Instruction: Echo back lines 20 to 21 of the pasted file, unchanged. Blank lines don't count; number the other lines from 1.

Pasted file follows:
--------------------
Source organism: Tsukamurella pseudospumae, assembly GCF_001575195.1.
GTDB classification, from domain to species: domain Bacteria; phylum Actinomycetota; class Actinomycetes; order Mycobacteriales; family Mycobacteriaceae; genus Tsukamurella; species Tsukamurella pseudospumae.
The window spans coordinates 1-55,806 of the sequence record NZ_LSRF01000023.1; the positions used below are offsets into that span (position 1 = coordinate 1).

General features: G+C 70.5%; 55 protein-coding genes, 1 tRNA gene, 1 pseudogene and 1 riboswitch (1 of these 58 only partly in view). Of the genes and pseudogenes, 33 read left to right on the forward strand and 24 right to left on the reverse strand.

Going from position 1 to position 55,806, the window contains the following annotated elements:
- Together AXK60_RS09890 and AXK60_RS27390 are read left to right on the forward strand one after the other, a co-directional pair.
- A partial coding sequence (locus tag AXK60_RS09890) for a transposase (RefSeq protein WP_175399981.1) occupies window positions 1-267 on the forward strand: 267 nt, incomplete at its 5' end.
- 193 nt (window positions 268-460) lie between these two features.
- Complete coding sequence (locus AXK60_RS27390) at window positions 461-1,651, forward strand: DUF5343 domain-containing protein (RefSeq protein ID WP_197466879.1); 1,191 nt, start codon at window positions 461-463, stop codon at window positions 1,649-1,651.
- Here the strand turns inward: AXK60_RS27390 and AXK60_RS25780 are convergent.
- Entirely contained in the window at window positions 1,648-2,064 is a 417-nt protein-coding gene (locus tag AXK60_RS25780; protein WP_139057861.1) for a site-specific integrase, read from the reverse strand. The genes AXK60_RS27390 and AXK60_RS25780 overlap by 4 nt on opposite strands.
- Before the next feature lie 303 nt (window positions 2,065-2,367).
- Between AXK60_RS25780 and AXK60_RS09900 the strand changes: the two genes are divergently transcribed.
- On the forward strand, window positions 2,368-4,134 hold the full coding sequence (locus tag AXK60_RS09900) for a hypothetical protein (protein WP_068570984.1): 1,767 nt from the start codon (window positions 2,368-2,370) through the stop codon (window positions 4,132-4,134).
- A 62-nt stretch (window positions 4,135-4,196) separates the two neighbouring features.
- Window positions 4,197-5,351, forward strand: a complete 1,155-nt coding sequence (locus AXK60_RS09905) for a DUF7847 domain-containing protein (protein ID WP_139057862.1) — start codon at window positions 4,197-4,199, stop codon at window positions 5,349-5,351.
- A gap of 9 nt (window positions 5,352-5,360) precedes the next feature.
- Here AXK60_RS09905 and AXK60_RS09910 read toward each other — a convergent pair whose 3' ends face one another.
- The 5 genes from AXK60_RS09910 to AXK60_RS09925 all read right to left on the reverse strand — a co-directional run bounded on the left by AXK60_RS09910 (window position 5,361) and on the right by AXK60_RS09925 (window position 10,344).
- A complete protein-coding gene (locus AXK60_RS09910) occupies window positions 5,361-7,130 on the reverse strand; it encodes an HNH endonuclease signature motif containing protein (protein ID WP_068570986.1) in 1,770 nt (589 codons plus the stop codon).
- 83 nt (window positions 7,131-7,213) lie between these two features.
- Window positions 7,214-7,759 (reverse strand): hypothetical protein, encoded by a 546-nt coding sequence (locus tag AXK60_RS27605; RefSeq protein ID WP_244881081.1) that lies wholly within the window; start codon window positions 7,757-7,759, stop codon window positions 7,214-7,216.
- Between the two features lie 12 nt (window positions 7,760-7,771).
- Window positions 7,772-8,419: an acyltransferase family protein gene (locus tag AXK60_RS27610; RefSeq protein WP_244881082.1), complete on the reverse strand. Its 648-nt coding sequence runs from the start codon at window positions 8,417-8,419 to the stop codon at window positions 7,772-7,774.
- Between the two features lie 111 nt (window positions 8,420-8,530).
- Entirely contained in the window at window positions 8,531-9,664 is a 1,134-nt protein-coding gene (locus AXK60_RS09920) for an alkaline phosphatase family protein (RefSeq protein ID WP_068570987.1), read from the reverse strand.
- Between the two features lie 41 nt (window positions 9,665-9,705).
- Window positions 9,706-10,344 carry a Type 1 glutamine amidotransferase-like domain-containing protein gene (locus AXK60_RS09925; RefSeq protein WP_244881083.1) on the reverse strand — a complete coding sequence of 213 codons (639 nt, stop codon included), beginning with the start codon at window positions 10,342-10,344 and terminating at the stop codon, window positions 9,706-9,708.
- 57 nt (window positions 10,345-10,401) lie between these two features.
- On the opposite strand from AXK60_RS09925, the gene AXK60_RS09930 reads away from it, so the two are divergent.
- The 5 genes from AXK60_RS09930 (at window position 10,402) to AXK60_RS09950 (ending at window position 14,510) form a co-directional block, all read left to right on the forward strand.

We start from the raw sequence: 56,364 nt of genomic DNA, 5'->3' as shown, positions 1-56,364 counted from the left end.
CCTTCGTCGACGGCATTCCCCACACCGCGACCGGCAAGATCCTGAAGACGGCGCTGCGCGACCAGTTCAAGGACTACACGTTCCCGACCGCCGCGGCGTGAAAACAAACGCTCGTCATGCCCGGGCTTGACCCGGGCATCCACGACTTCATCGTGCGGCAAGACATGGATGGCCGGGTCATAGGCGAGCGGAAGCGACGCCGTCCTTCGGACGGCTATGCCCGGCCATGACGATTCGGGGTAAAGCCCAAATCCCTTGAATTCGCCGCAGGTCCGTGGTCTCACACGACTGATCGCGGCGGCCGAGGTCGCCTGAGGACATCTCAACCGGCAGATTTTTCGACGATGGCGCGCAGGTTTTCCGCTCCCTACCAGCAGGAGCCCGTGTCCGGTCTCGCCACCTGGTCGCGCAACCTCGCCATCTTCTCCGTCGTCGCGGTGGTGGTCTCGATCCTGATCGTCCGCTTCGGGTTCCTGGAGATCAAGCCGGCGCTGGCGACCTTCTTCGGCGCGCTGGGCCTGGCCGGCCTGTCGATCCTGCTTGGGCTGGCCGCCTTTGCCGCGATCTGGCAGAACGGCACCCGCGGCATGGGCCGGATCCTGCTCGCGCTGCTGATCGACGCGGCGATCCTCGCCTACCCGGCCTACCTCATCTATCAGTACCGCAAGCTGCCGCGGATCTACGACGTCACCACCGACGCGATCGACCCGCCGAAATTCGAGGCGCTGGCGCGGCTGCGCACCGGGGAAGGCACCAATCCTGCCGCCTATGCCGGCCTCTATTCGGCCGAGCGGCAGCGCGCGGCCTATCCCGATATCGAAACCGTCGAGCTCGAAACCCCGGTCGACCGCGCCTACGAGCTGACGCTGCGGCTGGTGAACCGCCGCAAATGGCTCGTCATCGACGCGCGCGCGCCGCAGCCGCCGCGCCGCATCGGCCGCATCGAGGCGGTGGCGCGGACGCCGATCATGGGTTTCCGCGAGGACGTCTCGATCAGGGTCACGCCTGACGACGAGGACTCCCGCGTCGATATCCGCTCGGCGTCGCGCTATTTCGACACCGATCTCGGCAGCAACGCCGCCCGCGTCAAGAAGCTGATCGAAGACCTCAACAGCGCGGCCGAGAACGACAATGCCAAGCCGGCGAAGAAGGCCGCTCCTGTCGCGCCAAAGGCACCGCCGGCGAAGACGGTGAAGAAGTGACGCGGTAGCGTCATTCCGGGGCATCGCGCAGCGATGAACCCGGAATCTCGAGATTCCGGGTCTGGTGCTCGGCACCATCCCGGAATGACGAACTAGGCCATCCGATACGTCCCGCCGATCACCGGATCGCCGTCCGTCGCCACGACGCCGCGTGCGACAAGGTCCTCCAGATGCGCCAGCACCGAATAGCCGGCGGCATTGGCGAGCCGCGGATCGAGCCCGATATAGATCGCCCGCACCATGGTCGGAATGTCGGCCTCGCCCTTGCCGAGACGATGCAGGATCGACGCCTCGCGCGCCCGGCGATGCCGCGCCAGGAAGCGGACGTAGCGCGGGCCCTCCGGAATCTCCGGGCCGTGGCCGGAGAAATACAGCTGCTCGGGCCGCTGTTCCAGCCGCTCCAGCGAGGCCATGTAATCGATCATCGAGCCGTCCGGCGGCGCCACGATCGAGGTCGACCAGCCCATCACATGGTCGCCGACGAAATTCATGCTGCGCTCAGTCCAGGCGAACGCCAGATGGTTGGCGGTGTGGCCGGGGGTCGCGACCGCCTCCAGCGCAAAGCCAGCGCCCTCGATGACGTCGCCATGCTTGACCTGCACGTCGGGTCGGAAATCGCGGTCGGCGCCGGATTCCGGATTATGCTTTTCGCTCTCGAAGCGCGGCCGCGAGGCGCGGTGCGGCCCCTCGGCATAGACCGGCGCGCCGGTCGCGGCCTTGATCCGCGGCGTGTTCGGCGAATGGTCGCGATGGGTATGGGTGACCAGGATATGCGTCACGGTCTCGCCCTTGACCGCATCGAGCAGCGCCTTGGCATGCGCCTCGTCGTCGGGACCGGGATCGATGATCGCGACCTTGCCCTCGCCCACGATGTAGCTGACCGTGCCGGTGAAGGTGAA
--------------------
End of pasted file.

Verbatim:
- A complete protein-coding gene (locus AXK60_RS09910) occupies window positions 5,361-7,130 on the reverse strand; it encodes an HNH endonuclease signature motif containing protein (protein ID WP_068570986.1) in 1,770 nt (589 codons plus the stop codon).
- 83 nt (window positions 7,131-7,213) lie between these two features.